Can I bring notes on how I wish to vote?
Yes, but be sure not to leave those notes in the voting booth. You can bring preprinted brochures or pamphlets, or your own notes, but you cannot display such materials while in the polling location.
How do I find out what’s on the ballot?
Sample ballots are available in your city or town clerk’s office before the election, showing all candidates and any ballot questions on the ballot. Some towns also post these sample ballots on their websites. You can view a sample ballot at the Elections Division website: www.wheredoivotema.com.
The Secretary of State’s office sends information on statewide ballot questions to all households before an election, and information on those ballot questions is also available here.
What happens when I get to the polls to vote?
In Massachusetts, every voter casts a paper ballot. Upon entering the polling place, each voter must give their address and name so the poll worker can check it off the list before giving you a ballot. Once you get your ballot, you go to a booth where you mark your choices for the candidates for offices and ballot questions. After marking your ballot, you must check-out by providing your address and name again before depositing your ballot into the either the ballot box or tabulator. If you need assistance because of vision impairment, disability, inability to read or to read English, you may seek help from either a person of your choice or from election officials.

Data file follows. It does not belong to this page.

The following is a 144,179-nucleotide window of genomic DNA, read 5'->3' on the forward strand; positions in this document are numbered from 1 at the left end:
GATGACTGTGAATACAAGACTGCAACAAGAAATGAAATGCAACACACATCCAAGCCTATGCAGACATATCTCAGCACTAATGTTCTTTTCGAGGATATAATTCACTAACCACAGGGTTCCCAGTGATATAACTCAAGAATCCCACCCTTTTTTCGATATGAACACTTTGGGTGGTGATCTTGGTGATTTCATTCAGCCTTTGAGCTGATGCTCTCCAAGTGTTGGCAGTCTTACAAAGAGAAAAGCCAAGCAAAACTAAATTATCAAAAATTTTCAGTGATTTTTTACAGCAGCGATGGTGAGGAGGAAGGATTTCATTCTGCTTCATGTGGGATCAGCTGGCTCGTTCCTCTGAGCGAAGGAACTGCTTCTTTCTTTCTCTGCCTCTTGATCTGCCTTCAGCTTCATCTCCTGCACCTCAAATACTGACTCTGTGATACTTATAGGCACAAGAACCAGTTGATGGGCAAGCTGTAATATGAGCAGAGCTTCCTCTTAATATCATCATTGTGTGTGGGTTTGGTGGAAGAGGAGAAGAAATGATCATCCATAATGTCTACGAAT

If you make a mistake on your ballot, you may request a new one. You may request up to two new ballots.
If you registered to vote, but your name is not on the voting list, ask the election officer in charge of the polling place to check your registration by looking at the inactive voter’s list and by checking to see if you may be registered in another precinct in that municipality.
If they still cannot find your name, you may go to city or town hall to attempt to establish your identity as a registered voter or you may cast a provisional ballot at the polling place.